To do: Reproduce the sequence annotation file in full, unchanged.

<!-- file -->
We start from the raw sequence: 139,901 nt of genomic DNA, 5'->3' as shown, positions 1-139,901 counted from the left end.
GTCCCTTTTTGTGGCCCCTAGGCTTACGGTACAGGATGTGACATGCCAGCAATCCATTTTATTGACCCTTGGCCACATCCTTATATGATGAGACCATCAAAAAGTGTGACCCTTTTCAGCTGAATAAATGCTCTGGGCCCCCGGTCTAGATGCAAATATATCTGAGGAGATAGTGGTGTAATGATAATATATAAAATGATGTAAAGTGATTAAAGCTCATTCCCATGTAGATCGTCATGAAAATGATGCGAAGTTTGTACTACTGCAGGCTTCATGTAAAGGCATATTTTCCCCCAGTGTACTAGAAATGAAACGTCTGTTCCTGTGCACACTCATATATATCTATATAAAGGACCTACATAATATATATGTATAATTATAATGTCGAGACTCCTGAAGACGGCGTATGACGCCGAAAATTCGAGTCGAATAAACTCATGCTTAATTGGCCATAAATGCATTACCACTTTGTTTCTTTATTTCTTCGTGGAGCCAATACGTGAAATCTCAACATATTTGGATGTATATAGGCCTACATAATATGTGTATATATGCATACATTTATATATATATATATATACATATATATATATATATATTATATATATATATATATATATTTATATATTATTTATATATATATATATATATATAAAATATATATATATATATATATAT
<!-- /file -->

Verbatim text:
We start from the raw sequence: 139,901 nt of genomic DNA, 5'->3' as shown, positions 1-139,901 counted from the left end.
GTCCCTTTTTGTGGCCCCTAGGCTTACGGTACAGGATGTGACATGCCAGCAATCCATTTTATTGACCCTTGGCCACATCCTTATATGATGAGACCATCAAAAAGTGTGACCCTTTTCAGCTGAATAAATGCTCTGGGCCCCCGGTCTAGATGCAAATATATCTGAGGAGATAGTGGTGTAATGATAATATATAAAATGATGTAAAGTGATTAAAGCTCATTCCCATGTAGATCGTCATGAAAATGATGCGAAGTTTGTACTACTGCAGGCTTCATGTAAAGGCATATTTTCCCCCAGTGTACTAGAAATGAAACGTCTGTTCCTGTGCACACTCATATATATCTATATAAAGGACCTACATAATATATATGTATAATTATAATGTCGAGACTCCTGAAGACGGCGTATGACGCCGAAAATTCGAGTCGAATAAACTCATGCTTAATTGGCCATAAATGCATTACCACTTTGTTTCTTTATTTCTTCGTGGAGCCAATACGTGAAATCTCAACATATTTGGATGTATATAGGCCTACATAATATGTGTATATATGCATACATTTATATATATATATATATACATATATATATATATATATTATATATATATATATATATATTTATATATTATTTATATATATATATATATATATAAAATATATATATATATATATATAT